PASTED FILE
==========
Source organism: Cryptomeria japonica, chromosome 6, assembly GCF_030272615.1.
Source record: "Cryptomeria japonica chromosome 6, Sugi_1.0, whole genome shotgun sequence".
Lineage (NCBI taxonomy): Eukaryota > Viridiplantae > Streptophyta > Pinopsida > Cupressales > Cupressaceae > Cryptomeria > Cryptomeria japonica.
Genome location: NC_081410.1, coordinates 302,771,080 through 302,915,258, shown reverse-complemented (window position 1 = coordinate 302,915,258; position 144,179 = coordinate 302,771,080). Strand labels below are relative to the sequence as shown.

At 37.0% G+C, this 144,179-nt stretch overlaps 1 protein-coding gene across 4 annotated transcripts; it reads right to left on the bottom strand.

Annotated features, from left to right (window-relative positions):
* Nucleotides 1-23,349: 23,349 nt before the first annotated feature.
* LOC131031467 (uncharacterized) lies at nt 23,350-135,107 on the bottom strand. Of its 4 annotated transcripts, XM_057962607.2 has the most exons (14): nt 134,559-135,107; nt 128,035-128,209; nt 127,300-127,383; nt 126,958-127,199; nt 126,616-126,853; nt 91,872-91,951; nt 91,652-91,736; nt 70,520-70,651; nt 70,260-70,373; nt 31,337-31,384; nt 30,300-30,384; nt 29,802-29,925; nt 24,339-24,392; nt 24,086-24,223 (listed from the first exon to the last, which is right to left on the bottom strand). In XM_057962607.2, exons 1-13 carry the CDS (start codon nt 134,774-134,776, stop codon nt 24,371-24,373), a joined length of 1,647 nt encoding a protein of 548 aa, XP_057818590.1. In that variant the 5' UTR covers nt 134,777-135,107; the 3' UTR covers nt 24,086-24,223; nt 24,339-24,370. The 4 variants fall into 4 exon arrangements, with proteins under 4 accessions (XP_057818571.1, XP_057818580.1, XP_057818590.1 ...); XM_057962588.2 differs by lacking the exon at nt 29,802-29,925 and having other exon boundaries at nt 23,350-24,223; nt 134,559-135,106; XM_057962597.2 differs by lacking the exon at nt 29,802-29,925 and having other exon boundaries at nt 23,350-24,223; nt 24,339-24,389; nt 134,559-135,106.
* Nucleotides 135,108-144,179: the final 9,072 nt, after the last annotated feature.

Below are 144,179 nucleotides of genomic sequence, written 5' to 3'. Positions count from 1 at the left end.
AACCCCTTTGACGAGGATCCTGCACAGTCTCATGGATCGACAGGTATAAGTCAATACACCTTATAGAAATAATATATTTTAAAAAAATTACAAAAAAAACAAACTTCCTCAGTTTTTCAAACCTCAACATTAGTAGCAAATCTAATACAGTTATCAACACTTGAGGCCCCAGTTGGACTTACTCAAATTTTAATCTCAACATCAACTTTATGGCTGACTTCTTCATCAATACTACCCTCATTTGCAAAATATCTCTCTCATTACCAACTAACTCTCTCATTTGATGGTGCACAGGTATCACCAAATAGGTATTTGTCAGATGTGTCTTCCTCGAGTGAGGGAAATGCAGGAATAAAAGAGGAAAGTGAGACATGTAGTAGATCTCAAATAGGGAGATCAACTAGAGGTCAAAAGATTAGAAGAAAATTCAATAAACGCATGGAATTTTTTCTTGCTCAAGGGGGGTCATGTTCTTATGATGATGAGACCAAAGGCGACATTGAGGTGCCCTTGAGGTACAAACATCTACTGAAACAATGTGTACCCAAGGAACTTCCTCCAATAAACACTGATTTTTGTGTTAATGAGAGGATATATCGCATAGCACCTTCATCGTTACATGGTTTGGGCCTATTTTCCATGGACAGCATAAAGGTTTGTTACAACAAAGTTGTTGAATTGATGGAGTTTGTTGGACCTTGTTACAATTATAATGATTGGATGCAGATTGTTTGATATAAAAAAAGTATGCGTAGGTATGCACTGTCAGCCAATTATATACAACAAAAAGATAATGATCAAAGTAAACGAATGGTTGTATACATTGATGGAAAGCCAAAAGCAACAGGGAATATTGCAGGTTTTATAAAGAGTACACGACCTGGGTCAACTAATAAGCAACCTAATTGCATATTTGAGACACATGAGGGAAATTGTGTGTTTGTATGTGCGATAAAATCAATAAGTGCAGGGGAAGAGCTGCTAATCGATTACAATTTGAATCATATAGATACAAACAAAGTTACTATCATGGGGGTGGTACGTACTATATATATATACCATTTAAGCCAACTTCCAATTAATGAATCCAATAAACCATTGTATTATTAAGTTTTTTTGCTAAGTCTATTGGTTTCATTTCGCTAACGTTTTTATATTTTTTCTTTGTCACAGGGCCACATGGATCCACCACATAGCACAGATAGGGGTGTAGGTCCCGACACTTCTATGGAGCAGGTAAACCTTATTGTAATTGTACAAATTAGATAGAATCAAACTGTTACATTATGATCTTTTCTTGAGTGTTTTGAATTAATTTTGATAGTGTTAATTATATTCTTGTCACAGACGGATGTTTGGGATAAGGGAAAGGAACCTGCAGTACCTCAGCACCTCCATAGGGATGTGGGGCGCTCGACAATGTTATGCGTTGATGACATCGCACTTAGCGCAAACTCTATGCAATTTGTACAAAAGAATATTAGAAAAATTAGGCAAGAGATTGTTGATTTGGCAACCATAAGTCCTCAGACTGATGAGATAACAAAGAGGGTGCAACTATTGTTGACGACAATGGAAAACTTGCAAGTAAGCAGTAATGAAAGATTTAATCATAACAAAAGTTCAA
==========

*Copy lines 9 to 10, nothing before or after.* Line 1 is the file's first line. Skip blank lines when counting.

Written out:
* Nucleotides 135,108-144,179: the final 9,072 nt, after the last annotated feature.

Below are 144,179 nucleotides of genomic sequence, written 5' to 3'. Positions count from 1 at the left end.